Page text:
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Chavez nationalizes Bank of Venezuela

Banco Venezuela/Grupo santander, HQ, Caracas

CARACAS,Aug 01, 2008

Leftist President Hugo Chavez on Thursday said he will nationalize the Bank of Venezuela, one of the country's largest, and has asked the bank's Spanish owners, Grupo Santander, for a meeting to set a price for the deal.

" We're going to nationalize Bank of Venezuela. I'm calling on (Grupo Santander) to come and start negotiating," Chavez said in a speech on television and radio.

"They wanted to sell the bank to a Venezuelan banker, and as head of state I'm saying no. Sell it to the government, to the state.

"We're going to recuperate Bank of Venezuela. We're very much in need of a bank of that magnitude," Chavez said.

Chavez said the Santander group withdrew its offer to sell the bank to a private banker once the government expressed interest. He said he had a "copy of the pre-agreement document" between Santander and the banker, whose identity he did not disclose.

Chavez said he expected a backlash from Spain.

"There'll be headlines in the Spanish press, 'Is Chavez harming Spain'... to undo the (diplomatic) relations we've just mended," he said, alluding to his meetings last week in Spain with King Juan Carlos and Prime Minister Jose Luis Rodriguez Zapatero.

The meeting closed a diplomatic spat over a verbal squabble between Chavez and the king at a Latin American summit in Santiago in November, during which the king told Chavez to "shut up."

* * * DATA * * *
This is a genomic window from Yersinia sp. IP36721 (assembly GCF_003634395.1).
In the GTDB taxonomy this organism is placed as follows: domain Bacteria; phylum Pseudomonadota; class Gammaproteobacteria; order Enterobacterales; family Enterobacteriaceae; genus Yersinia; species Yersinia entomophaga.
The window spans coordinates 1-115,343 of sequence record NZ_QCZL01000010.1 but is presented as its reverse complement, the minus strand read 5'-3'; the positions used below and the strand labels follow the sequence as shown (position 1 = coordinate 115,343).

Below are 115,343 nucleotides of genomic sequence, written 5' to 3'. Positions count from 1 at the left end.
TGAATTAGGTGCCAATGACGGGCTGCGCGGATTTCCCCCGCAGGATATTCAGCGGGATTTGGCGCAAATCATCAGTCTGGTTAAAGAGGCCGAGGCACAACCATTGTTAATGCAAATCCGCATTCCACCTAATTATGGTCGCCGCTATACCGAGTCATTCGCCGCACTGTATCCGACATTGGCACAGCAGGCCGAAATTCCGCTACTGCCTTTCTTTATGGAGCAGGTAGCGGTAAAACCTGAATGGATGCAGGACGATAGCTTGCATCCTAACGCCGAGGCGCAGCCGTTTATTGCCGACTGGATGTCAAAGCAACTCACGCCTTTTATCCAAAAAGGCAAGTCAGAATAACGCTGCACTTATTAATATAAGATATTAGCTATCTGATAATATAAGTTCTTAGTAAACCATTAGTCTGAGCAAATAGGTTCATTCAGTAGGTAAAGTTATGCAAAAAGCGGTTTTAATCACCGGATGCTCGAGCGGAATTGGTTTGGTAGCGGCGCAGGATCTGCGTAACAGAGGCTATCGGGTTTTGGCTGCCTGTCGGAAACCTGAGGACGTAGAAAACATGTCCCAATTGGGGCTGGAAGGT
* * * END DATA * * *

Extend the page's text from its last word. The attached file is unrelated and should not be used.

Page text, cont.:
Reports point to Victor Vargas, owner of the Banco Occidental de Descuento, as the unnamed banker in question. Vargas is also a relative of the king of Spain.

Bank of Venezuela president Michel Goguikian in June denied his bank was up for sale after bank shares jumped on the Caracas stock market on rumors of an impending transaction.

Grupo Santander, Latin America's largest banking concern with 4,500 branches, drew one third of its profits in 2007 from the region. In its annual report it said its Venezuela operations were at risk.

"Political events in Venezuela pose an increased risk the Venezuelan government might nationalize or in other ways intervene in the operations of our Venezuelan subsidiary," the Santander statement said.

Bank of Venezuela was nationalized during the country's 1994 financial crisis and sold two years later in public auction to Grupo Santander for 351.5 million dollars.

With more than 300 branches across Venezuela, the bank's estimated assets are 891 million dollars. In 2007 it made 325.3 million in profits.

Since last year Chavez, a populist president first elected 10 years ago, has nationalized power, telecommunications, oil and cement companies, several of them foreign-owned.

The nationalizations, so far, have been reached after financial agreements with company owners.

During his recent trip to Europe, Chavez said that Venezuela will sell Spain up to 10,000 barrels of oil per day at 100 dollars a barrel in exchange for imports of medical equipment and other goods.

Chavez said he had also agreed during the visit to allow the Spanish oil company Repsol to boost its presence in the Orinoco oil belt in eastern Venezuela. The state-owned oil firm PDVSA estimates there are a total 235 billion barrels of crude in the Orinoco belt.

Story from AFP
AFP 01 0136 GMT 08 08

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